Myths and Facts about Sagging Face

  • A lot of people work out to tone the muscles of the arms, legs and torso, but don’t do any routines targeting the face and neck muscles.
  • One of the most dreaded aspects of aging is losing the skin’s elasticity and firmness, causing the facial muscles to sag.
  • A sagging face can be the result of a variety of factors, aside from aging.

Running can cause the face to sag


There are two reasons why your aging skin sag — loss of collagen (which gives skin its elasticity) and loss of facial fat, (which causes the skin to droop).

The whole body bounces up and down while running but it’s not enough to damage collagen, according to Las Vegas-based plastic surgeon Michael Edwards, MD, president of the American Society for Aesthetic Plastic Surgery.

A more likely culprit is overexposure to UV rays, which breaks collagen down over time. Apply plenty of sunscreen before doing exercises outside, even during colder weather.

Sleeping on your stomach causes sagging


No, it won’t actually cause sagging, but it can cause sleep wrinkles and fine lines. Your pillow tugging at delicate facial skin while you sleep can cause these lines. Dr. Edwards recommends sleeping on your back.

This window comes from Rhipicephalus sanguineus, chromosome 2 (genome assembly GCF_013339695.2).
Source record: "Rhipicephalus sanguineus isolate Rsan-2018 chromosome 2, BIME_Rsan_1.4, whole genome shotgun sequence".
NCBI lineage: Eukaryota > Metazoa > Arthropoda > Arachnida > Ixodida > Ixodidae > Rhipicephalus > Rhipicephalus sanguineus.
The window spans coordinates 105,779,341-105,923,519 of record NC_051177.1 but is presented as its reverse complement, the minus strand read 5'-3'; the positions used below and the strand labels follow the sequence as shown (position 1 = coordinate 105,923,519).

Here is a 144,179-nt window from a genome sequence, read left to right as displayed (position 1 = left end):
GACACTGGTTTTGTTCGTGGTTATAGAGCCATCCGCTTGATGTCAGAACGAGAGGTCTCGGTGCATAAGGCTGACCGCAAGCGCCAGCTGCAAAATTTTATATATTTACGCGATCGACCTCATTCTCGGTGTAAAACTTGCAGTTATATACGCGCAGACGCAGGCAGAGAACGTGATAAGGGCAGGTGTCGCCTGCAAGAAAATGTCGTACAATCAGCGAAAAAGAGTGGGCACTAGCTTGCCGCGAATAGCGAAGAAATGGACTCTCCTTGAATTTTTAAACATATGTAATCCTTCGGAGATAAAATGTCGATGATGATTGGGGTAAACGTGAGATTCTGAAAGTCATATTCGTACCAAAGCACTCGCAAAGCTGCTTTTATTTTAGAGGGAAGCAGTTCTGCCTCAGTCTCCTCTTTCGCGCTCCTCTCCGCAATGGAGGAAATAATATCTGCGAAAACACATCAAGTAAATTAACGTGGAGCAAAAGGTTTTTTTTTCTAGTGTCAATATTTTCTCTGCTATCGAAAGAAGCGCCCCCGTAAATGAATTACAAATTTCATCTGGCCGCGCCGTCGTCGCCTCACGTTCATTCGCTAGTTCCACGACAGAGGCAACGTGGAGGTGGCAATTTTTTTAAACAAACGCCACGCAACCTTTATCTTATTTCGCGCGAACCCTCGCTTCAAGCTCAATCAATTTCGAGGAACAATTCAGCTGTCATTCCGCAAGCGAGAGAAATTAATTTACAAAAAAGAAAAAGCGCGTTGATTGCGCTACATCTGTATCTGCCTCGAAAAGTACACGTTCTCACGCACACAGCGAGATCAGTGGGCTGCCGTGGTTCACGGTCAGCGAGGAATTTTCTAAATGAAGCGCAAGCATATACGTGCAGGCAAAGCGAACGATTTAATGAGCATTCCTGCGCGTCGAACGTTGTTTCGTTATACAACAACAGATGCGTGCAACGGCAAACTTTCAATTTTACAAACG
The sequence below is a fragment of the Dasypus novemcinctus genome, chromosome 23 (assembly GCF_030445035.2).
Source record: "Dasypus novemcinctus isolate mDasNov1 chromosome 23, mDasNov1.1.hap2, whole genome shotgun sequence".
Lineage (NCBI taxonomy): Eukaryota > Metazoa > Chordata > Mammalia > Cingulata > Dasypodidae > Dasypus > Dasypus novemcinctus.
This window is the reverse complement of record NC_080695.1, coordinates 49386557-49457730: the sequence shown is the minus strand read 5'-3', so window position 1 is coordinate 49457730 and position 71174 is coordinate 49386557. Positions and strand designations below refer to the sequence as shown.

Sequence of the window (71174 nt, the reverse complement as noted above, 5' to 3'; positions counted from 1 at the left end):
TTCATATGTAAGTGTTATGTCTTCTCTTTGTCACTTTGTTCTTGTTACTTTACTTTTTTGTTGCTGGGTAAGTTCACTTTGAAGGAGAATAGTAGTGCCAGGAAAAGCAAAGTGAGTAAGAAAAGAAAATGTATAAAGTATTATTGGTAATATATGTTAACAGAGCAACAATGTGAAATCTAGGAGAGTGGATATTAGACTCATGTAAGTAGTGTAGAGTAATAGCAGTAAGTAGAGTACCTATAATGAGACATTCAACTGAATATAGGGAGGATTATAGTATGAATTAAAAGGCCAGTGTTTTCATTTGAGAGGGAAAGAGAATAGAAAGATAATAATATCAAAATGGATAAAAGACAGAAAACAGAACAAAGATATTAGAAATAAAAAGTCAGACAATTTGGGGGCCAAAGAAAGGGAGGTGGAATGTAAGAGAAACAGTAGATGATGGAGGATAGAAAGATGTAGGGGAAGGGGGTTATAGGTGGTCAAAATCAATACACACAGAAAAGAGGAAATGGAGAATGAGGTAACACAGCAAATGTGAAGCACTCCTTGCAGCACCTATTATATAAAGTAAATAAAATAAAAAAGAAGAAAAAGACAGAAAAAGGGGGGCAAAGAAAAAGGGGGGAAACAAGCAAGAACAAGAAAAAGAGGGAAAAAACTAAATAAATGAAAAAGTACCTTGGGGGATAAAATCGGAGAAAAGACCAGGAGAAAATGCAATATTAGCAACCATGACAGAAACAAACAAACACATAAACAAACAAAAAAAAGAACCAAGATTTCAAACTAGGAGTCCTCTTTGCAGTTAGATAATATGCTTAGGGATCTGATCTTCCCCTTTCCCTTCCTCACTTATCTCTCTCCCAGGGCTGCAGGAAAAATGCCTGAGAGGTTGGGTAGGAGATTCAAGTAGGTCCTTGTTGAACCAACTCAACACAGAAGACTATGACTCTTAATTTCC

But if you can’t switch positions, then you can try a pillow that has a gentle fabric.

Facial exercises reduce skin sagging


Dr. Edwards says facial exercises can increase the size of facial muscles. While preventing sagging skin, they also cause expression lines. So while a few workout moves might help relieve basset hound-like eyes, they’ll probably also worsen crow’s feet, according to Health.

Weight loss causes skin sagging


The skin on your face stretches when you gain weight. But if you’ve lost the fat, it can cause under eye bags and a slack jaw. That’s what happens when your skin loses elasticity, it won’t bounce back the same way it did when you were younger, says Dr. Edwards.

There are products that may help delay sagging skin


Dr. Edwards says you can slow down sagging from the outside in. Topical products like over-the-counter retinol can help. Prescription retinoids boost collagen production while vitamin C serums help restore elasticity.

According to a 2012 German study, funded by the maker of the raw material used in the supplements, a daily supplement of pycnogenol — a French pine bark extract — increases moisture and elasticity and boosts the production of hyaluronic acid, a skin plumping ingredient, by 44%.

Source: Health

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